Talking Points

Pivotal Politics: 2016 brings voter changes to nation and state

Talking Points

Max Tirouvanziam and Emmie Poth-Nebel

hilzFor the first time in decades, major news outlets and polling centers are considering Georgia a swing state in the presidential election.

Georgia voted for 20 consecutive Democratic candidates in a period spanning from reconstruction to the beginnings of the civil rights movement. After Democratic president Lyndon B. Johnson passed the Civil Rights Act of 1964, though, many voters across the South registered as Democrats but still supported the ideals of segregation and redefined themselves as “Southern Democrats.” These voters defined the politics of states like Georgia for a generation by voting for Republican presidential nominees but choosing Democrats at all other positions.

Since the switch, Georgia has only voted blue in the general election three times: first when homegrown Jimmy Carter ran in 1976 and again in ‘80, and then in ‘92 for Bill Clinton’s first term, when third-party candidate Ross Perot took many conservative votes away from incumbent George H. W. Bush.

This year, a Democratic candidate for President has a legitimate shot at carrying the state, and this time, no confounding factors are present.

Professor Charles Bullock, a chair of the Political Science department at UGA, points to two wide-ranging demographic changes to explain Georgia’s shift from solid red to purple.

donaldtrumpOne is the tendency among new generations of Georgians, including 30 to 40 year olds, to vote Democratic in presidential elections.

“Younger voters are going away from the Republican party,” he said, “and millennials are firmly Democratic.”

This shift among newer voters – who often come from conservative families and backgrounds – stems from the new inability of state GOP leadership to energize voters from their base. In 2004, Georgia Republicans energized conservative voters by including an amendment to the state constitution banning gay marriages on the ballot, Bullock said. But when it comes to once-polarizing issues like this, the younger generation of Southern conservatives, as Bullock puts it, just “doesn’t give a damn either way.”

The other demographic shift presents itself in counties around the metro Atlanta area. As these once predominantly white areas become increasingly racially diverse, Republicans are losing ground. Bullock cites the increasing Hispanic population of Rockdale and Gwinnett counties as well as the statewide registration of Black voters at the same rate as Whites.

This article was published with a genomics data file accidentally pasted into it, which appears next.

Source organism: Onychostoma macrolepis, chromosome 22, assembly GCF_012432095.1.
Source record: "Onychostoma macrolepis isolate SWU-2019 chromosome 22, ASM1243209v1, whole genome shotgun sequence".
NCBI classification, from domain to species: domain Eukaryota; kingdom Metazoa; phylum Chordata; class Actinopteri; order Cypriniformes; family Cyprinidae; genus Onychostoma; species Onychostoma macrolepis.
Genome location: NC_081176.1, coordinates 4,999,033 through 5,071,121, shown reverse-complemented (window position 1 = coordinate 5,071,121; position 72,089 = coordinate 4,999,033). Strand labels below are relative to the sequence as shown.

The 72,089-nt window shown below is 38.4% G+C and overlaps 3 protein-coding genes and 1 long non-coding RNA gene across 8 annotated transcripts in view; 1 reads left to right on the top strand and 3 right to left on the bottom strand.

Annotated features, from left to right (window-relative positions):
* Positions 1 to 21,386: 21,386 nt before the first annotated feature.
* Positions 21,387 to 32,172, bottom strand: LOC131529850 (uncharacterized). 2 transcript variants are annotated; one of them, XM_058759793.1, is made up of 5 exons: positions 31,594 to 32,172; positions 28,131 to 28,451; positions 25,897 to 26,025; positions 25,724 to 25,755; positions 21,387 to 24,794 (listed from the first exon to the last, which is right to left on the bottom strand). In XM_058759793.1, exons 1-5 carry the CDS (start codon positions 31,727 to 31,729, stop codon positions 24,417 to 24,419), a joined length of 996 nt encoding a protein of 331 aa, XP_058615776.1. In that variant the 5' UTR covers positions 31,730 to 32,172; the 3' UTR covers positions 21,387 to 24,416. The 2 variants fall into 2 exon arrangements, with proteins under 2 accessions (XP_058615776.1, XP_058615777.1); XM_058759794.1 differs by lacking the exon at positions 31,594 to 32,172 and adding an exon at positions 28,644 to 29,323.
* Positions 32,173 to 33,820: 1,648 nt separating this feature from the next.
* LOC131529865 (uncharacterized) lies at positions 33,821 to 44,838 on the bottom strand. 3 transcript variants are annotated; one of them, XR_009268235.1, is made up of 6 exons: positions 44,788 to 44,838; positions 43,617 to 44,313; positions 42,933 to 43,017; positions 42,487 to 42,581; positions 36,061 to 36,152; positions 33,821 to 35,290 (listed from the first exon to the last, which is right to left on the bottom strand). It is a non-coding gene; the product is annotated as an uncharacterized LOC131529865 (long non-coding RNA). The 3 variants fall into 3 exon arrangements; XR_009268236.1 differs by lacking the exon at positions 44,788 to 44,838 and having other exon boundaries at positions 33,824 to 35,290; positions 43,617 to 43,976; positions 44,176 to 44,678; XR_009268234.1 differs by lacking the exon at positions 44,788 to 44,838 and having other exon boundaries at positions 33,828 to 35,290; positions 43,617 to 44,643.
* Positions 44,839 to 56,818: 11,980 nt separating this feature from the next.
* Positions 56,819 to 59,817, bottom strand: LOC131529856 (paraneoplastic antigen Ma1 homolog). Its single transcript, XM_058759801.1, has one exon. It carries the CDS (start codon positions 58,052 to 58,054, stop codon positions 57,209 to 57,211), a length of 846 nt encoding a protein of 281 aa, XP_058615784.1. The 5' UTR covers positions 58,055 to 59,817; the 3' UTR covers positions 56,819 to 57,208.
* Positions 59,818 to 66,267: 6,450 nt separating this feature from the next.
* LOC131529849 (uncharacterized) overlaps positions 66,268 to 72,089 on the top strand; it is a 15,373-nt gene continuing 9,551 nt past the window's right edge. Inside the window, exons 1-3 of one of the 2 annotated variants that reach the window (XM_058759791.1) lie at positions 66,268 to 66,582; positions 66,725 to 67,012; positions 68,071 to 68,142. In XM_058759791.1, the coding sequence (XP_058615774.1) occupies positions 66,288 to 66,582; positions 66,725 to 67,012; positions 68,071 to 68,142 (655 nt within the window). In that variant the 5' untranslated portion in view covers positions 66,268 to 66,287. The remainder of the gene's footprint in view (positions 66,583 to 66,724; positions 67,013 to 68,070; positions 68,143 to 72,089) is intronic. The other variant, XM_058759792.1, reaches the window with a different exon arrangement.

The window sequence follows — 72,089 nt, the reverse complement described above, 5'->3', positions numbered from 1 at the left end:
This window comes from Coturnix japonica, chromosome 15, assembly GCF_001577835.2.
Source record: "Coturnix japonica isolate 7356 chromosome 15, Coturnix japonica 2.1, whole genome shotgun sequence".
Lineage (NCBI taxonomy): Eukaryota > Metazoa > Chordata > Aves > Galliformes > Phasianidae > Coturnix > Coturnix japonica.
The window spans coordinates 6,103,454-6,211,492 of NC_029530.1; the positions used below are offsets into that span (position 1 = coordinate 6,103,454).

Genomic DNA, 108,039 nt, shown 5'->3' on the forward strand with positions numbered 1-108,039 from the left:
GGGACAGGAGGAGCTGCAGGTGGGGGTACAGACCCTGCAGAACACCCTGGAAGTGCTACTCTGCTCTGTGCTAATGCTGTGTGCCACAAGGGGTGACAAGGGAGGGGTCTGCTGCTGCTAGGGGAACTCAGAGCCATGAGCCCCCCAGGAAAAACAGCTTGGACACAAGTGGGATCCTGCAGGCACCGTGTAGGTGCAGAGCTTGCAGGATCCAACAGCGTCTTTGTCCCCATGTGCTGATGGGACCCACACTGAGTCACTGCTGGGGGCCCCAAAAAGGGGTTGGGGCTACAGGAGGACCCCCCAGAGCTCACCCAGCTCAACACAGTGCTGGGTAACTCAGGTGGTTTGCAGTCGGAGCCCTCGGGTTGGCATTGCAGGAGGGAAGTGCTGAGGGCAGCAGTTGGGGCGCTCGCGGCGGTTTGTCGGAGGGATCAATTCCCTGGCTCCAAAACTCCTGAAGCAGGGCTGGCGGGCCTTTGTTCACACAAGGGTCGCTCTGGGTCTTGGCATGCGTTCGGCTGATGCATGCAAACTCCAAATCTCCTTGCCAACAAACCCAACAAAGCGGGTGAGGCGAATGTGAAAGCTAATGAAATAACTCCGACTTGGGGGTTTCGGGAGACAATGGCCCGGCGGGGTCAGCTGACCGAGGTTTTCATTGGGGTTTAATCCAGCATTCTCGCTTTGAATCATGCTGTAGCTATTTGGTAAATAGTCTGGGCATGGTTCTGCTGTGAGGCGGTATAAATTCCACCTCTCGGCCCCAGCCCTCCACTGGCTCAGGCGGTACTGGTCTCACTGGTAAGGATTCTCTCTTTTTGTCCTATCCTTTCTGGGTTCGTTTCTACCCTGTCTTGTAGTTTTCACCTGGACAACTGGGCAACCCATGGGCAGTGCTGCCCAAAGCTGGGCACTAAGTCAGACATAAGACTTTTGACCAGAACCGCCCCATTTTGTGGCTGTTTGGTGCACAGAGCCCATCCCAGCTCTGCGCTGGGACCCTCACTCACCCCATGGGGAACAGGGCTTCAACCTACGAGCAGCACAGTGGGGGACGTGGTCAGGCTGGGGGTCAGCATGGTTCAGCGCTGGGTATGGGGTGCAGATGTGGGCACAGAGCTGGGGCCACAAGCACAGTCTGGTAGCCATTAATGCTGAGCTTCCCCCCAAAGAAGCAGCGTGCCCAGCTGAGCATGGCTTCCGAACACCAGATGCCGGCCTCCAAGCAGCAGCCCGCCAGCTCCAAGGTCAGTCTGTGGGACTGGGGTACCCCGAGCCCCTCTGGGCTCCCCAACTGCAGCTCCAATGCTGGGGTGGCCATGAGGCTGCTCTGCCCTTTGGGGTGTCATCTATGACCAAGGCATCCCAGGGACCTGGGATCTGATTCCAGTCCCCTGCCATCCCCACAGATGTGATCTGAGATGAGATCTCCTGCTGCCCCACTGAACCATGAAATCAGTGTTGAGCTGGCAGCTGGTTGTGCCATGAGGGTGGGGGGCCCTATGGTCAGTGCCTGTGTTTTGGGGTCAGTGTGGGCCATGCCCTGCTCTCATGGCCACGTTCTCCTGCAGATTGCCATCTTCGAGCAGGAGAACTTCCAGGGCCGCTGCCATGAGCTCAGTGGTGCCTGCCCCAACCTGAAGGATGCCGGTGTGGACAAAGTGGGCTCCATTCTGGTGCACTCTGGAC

“If you talk to Republican strategists around the country,” he said, “they are well aware of the demographic time bomb they are sitting on.”

Bullock predicts that if Republicans continue to fare badly with Black, Hispanic and other minority voters, they will be forced to somewhat realign on policies and issues, modernizing as Democrats did in the late 1980’s and early 90’s. He says that this will play out on local and national levels as Republicans “get tired of losing.”

As counties and districts continue to flip from red to blue in Georgia, especially around metro Atlanta, Democrats will make gains in state legislature positions first, Bullock sa This in turn will further increase competitiveness in statewide elections. But for this cycle, there’s not much worth watching here.

“None of our Congressional districts are even remotely contested,” Bullock said.

Despite these trends, which seem to point to Democratic gains this year, along with poll numbers that showed Clinton in front of Trump in Georgia in early August, Bullock doubts that the post-convention bump will result in Clinton carrying Georgia. Trends in more recent polls, which show Trump leading by around five points, reaffirm this notion.

“White Republicans who aren’t terribly enthusiastic about Trump will end up voting for their party,” he said.

This phenomenon, combined with greater turnout of older voters when compared to millenials, suggests that no concrete effects of Georgia’s increased competitiveness will be felt this election cycle, but changes in Georgia on a broader scale point toward increasingly competitive contests in the near future.

While 2016 marks a shift in voting tendencies in Georgia, national voter turnouts hit an all time low as well.

As reported by The New York Times, approximately 40 percent of eligible adults in the United States do not vote. Minorities and low-income people make up the majority of this group, meaning their voices are left out. As Amy Walter, political analyst for The Cook Political Report, said in her interview with CNN’s Party People, “What we have are two candidates who are so desperately disliked, you have a good chunk of voters who are Democrat or Republican … who are parked right now and undecided, who are deciding between the lesser of two evils.” Not only must Hillary and Trump supporters ponder the question “To support, or not to support?” but undecided voters must too.

Despite the severing of Democratic-Republican relations in the past year, Pew Research Center finds American voters come to a consensus on two things: neither Hillary Clinton nor Donald Trump will make a “good” president, and it’s easier to vote for who they’re “less against.” In response to the question “Would you say your choice is more a vote for ____ or against ____?”, 53 percent of Republican voters said their vote was against Clinton, whereas 44 percent based their vote on their support for Trump. The results show an 18 percent increase in the “against” column in comparison to the 2008 Obama/McCain campaign. The Democratic poll shows similar results.